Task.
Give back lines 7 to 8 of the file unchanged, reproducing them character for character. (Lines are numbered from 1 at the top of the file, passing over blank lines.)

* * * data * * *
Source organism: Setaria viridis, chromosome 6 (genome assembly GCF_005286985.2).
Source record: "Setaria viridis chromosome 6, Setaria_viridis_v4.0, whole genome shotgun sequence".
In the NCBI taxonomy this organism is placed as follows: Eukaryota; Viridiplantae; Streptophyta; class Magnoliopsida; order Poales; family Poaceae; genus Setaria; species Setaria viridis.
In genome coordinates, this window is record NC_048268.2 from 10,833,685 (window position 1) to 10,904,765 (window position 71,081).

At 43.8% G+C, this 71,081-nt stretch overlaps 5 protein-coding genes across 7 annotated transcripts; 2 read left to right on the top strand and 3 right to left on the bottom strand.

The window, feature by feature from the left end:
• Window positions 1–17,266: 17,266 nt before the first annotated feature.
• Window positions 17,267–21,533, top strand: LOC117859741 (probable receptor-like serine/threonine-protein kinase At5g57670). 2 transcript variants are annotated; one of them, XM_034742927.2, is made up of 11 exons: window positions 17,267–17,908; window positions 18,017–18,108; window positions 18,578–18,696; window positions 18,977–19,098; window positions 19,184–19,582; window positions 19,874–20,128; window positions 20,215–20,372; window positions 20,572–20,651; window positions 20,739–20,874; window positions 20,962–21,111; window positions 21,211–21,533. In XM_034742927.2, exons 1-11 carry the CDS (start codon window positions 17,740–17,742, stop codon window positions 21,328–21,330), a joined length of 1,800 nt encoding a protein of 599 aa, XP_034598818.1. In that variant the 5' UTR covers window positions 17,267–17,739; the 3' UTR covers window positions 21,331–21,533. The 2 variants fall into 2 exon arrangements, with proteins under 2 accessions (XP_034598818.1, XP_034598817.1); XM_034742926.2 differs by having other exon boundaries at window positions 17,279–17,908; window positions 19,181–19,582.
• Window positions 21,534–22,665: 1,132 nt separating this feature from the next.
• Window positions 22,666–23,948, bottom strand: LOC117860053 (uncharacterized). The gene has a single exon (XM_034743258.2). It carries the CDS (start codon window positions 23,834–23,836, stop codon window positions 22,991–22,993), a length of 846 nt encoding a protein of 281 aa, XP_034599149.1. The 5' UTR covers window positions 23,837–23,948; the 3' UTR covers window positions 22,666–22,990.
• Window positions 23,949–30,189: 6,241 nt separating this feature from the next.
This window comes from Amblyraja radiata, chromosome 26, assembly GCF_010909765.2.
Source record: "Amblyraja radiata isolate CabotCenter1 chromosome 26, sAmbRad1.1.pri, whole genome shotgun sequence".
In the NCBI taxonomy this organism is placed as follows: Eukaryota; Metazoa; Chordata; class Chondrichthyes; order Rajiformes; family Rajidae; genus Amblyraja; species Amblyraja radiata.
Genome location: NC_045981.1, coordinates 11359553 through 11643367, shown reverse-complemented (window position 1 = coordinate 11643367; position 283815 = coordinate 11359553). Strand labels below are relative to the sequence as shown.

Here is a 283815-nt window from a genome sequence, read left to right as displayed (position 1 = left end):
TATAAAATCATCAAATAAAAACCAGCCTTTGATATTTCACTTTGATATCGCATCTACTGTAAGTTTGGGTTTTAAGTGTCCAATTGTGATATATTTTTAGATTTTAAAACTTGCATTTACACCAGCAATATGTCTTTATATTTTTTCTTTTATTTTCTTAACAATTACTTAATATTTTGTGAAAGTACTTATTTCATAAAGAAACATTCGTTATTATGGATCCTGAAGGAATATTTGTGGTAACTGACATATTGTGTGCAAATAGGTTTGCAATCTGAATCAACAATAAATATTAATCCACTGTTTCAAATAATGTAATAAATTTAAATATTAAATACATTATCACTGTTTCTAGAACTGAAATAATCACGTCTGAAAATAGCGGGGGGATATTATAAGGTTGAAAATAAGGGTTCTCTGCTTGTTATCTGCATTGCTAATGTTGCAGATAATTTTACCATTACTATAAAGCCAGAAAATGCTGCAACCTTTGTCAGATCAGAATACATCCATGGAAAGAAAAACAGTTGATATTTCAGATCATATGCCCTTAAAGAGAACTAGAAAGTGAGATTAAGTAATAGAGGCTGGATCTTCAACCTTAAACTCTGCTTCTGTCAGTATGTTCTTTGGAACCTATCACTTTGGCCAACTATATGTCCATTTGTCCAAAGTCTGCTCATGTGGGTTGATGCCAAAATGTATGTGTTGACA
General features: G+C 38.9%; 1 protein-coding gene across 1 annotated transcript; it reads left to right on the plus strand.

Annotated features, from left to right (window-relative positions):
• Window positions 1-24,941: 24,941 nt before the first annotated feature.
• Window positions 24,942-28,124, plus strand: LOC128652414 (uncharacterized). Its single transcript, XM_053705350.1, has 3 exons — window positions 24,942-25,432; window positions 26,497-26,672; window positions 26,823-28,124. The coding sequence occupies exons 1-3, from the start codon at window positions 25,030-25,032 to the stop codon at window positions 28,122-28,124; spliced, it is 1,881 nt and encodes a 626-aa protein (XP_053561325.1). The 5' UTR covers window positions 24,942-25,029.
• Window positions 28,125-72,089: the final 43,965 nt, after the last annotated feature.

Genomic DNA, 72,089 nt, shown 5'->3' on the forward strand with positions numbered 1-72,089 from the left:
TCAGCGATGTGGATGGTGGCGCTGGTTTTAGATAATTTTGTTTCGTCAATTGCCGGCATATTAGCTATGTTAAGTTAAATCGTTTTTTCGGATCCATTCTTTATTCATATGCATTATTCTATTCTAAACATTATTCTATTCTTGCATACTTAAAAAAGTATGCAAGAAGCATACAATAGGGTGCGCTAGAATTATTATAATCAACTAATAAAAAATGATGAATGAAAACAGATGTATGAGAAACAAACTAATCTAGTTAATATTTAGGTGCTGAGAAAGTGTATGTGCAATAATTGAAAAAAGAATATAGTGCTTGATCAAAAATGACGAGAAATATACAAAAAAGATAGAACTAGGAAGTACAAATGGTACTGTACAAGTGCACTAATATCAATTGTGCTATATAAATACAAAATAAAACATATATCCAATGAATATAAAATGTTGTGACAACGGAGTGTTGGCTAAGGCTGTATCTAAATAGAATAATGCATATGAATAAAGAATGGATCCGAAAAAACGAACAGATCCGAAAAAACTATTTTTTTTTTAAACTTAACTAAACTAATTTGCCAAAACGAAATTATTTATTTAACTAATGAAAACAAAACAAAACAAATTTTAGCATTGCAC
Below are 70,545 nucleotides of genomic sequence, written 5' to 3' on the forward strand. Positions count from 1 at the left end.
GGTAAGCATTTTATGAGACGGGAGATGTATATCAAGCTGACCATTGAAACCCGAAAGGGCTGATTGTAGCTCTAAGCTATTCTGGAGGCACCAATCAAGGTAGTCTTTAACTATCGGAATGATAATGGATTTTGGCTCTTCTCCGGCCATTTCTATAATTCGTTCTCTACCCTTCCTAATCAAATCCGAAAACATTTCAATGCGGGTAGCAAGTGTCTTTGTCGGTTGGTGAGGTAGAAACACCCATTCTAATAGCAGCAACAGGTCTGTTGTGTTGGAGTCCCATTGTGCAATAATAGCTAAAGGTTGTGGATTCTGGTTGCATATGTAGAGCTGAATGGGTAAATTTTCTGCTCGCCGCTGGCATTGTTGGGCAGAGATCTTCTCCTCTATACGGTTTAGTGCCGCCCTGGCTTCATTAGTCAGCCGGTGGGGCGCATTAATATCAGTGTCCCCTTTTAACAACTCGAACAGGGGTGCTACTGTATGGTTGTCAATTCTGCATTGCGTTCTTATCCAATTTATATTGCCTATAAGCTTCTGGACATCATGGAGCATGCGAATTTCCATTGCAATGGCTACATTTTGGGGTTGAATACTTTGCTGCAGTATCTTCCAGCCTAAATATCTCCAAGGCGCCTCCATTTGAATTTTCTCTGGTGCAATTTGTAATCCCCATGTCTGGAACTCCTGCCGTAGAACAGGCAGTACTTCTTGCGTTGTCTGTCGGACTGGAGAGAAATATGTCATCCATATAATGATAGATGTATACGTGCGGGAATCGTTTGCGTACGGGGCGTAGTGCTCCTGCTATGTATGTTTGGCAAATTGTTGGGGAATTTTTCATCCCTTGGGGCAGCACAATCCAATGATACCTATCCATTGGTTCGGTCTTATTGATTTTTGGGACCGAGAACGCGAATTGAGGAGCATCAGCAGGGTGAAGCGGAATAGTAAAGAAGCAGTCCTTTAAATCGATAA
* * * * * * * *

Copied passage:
• Window positions 1–17,266: 17,266 nt before the first annotated feature.
• Window positions 17,267–21,533, top strand: LOC117859741 (probable receptor-like serine/threonine-protein kinase At5g57670). 2 transcript variants are annotated; one of them, XM_034742927.2, is made up of 11 exons: window positions 17,267–17,908; window positions 18,017–18,108; window positions 18,578–18,696; window positions 18,977–19,098; window positions 19,184–19,582; window positions 19,874–20,128; window positions 20,215–20,372; window positions 20,572–20,651; window positions 20,739–20,874; window positions 20,962–21,111; window positions 21,211–21,533. In XM_034742927.2, exons 1-11 carry the CDS (start codon window positions 17,740–17,742, stop codon window positions 21,328–21,330), a joined length of 1,800 nt encoding a protein of 599 aa, XP_034598818.1. In that variant the 5' UTR covers window positions 17,267–17,739; the 3' UTR covers window positions 21,331–21,533. The 2 variants fall into 2 exon arrangements, with proteins under 2 accessions (XP_034598818.1, XP_034598817.1); XM_034742926.2 differs by having other exon boundaries at window positions 17,279–17,908; window positions 19,181–19,582.